BY STEPHANIE ESLAKE
If there’s one composer who embodies the ethos of ‘Unashamedly Original’, it’s Kirsten Milenko.
The young Sydney composer’s new work ex aere (‘the air’) unites live and electronic performance elements, drawing on no less than 300 samples of vocalist Sylvie Woods reciting fragments of a Latin poem by Hildegard von Bingen. It will be performed at the Unashamedly Original festival this week.
Kirsten says this music, part of her Artefact Series, will evoke “a loss of connection with the ancient rhythms of our world, yet a continuation and persistence of their presence”. Its title was inspired by Peter Wohlleben’s The Hidden Life of Trees, and the ancient and unique character of living forests that enable us to survive through ‘ex aere’; the oxygen they provide.
Kirsten’s works have been performed across Europe, but in this concert she will be heard at the City Recital Hall presented by the Sydney Conservatorium of Music, where she is a student.
As part of the festival, this Ivan Zavada-curated concert Interplay will also showcase electroacoustic works by Kurt Mikolajczyk, Campbel Barnes, Dale Keaveny, Milan Monk, Harry Burgess, Takahiro Shirai, Paul Mac, Damian Barbeler, and Benjamin Carey.
Kirsten talks us through the music she created.
Science and music. Why do they work so well together?
I think that science and music work beautifully together. Both fields observe and challenge our society, its history, etc., and in doing this, have so much to say. It’s very inspiring. They’re really interesting mediums when placed in conversation with one another and I often find the sciences inspiring my music.
For your composition, you sampled 300 vocal tracks of the same singer – Sylvie Woods. What made you choose that number, and how did you know when enough was enough?
It kind of just ended up being 300. I took 33 original samples and gave each of them eight to 11 alterations -depending on the sample – to have a very subtle inflection of texture so that the ear doesn’t tire of hearing.
Nothing is repeated directly; even repeats of microphrases will be altered. Each of the raw samples were composed and recorded as the original files. So as the alterations kept growing, I would compare them to make sure the original ideas were on track.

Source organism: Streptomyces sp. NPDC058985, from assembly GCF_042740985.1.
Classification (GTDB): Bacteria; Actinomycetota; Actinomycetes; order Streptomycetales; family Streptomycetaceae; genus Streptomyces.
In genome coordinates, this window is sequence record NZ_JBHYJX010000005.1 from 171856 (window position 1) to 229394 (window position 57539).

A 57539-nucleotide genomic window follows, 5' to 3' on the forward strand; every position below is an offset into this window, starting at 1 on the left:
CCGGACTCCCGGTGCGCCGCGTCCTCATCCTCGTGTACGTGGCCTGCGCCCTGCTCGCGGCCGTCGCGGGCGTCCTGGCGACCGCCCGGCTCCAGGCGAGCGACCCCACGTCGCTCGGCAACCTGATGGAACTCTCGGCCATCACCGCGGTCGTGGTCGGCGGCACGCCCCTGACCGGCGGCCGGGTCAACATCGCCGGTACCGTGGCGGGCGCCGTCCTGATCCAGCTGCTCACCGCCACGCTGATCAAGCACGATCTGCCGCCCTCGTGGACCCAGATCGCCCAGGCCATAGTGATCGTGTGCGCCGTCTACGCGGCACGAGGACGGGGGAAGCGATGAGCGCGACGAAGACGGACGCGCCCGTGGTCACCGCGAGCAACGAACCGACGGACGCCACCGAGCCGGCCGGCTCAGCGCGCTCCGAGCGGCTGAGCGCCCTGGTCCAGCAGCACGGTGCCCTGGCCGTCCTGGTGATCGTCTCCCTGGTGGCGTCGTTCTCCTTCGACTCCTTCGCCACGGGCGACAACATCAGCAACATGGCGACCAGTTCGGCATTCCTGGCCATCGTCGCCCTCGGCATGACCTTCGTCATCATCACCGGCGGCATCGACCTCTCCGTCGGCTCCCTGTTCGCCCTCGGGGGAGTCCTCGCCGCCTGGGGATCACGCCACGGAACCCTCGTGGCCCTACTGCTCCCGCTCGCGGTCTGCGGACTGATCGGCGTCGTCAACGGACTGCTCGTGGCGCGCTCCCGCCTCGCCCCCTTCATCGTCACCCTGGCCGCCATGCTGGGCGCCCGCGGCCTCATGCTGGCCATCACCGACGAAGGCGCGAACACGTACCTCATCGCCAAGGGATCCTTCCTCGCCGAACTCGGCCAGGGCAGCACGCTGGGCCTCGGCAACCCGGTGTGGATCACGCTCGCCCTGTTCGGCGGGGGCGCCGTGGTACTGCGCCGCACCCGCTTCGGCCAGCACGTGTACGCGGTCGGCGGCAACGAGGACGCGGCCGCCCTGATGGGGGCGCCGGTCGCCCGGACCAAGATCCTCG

What did you learn about the voice when listening so intensely to it alone?
For this piece, I really learned how to use the specific inflections I was looking for in my own work. I think it’s a real process of discovery to work in this way; the original sample was of a chant I had composed. I guess I learned how the voice can warm to inhabit certain phrases, and really bring to life some inflections.
Tell us about the inspiration for the piece. Why did The Hidden Life of Trees move you, and how can we hear its and your strong message through this work?
The Hidden Life of Trees is such a powerful book and I strongly encourage anyone to read it. What I took from the reading was a sense of time – and also a sense of loss. So much has already been lost in time, and I started wondering what will be left of us in the future. It’s not a question that comes up very often and it’s interesting to think about.
In this piece, the idea can be heard in the fragments of Latin poetry that the chant was set to, and layering of voices to represent a network of identities working as one singular entity of many faces. This is designed to represent this idea, and also embellish the facade of a living forest – truly ancient and untouched by people. There are so few; if we could listen to them, they must have something interesting to say.
What’s been your experience with computer music in the past? Why does it appeal to you?
I’m not entirely sure when I started listening to computer music; certainly much more in the last three years. I have always been drawn to the idea of being able to zoom into a particular sound and uncover the inflections of the way it was played in that particular moment. It separates not only individual performers, but also the way that they expressed themselves at a particular point in time. There’s so much more, but this is the main attraction to computer music – that uncovering of personality in sound.
What skills are required for a composer to learn how to incorporate technology into music? Do you feel these are taught well in uni?
I think that the process is different for each person – but I find myself being influenced by acoustic music when composing anything electronic. This process has started to influence the way I write traditionally scored [music], and the sounds that first come to mind often aren’t melody anymore; that’s working into my pieces much later now. It’s actually really exciting. At, uni we mostly focus on the technical side of computer music so it’s really up to the individual to work out where their own compositional voice sits within this.
What are you most looking forward to seeing and hearing at this event?
I’m really looking forward to hearing the diverse range of music not only in Interplay, but also the works being performed in the Unashamedly Original festival. It’s really wonderful to have computer music performed in this way in such an iconic venue.
Computer music is a really interesting field to keep an eye on – it has always been interesting and pushed boundaries and only keeps expanding. It is so diverse and I’m really excited to see how the field grows and works with other art forms as well.
Check back in again soon to see Kirsten’s original scores feature in the CutCommon digital music store, so you can support the artist and perform her music, too!
Image of Kirsten supplied. Credit: Clique Photography Sydney.